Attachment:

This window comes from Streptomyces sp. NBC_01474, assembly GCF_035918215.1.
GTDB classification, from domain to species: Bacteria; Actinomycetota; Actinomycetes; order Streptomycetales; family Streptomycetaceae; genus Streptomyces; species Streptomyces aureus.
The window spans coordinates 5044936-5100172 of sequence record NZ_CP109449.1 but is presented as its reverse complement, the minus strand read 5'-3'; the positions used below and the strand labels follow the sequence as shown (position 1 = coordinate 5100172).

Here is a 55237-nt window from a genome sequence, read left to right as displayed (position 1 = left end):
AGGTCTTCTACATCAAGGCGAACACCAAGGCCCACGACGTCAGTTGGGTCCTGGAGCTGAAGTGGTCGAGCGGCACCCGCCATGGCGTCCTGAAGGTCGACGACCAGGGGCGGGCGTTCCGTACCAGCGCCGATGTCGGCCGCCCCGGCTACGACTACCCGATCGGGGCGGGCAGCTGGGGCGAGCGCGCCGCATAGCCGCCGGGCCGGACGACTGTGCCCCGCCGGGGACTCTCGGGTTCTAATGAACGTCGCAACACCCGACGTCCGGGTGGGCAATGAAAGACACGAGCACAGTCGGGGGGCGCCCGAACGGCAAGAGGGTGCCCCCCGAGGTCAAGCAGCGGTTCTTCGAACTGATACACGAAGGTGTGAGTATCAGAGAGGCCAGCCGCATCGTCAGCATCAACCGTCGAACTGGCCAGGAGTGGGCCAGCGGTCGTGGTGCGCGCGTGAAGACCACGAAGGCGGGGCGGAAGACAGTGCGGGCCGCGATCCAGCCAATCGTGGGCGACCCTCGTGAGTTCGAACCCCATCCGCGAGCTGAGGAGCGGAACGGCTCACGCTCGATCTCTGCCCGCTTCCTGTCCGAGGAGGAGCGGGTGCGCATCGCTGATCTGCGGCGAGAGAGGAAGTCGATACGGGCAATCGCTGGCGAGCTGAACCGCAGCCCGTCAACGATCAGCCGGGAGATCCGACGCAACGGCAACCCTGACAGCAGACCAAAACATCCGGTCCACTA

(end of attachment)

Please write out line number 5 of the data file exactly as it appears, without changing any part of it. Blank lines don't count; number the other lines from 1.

AGGTCTTCTACATCAAGGCGAACACCAAGGCCCACGACGTCAGTTGGGTCCTGGAGCTGAAGTGGTCGAGCGGCACCCGCCATGGCGTCCTGAAGGTCGACGACCAGGGGCGGGCGTTCCGTACCAGCGCCGATGTCGGCCGCCCCGGCTACGACTACCCGATCGGGGCGGGCAGCTGGGGCGAGCGCGCCGCATAGCCGCCGGGCCGGACGACTGTGCCCCGCCGGGGACTCTCGGGTTCTAATGAACGTCGCAACACCCGACGTCCGGGTGGGCAATGAAAGACACGAGCACAGTCGGGGGGCGCCCGAACGGCAAGAGGGTGCCCCCCGAGGTCAAGCAGCGGTTCTTCGAACTGATACACGAAGGTGTGAGTATCAGAGAGGCCAGCCGCATCGTCAGCATCAACCGTCGAACTGGCCAGGAGTGGGCCAGCGGTCGTGGTGCGCGCGTGAAGACCACGAAGGCGGGGCGGAAGACAGTGCGGGCCGCGATCCAGCCAATCGTGGGCGACCCTCGTGAGTTCGAACCCCATCCGCGAGCTGAGGAGCGGAACGGCTCACGCTCGATCTCTGCCCGCTTCCTGTCCGAGGAGGAGCGGGTGCGCATCGCTGATCTGCGGCGAGAGAGGAAGTCGATACGGGCAATCGCTGGCGAGCTGAACCGCAGCCCGTCAACGATCAGCCGGGAGATCCGACGCAACGGCAACCCTGACAGCAGACCAAAACATCCGGTCCACTA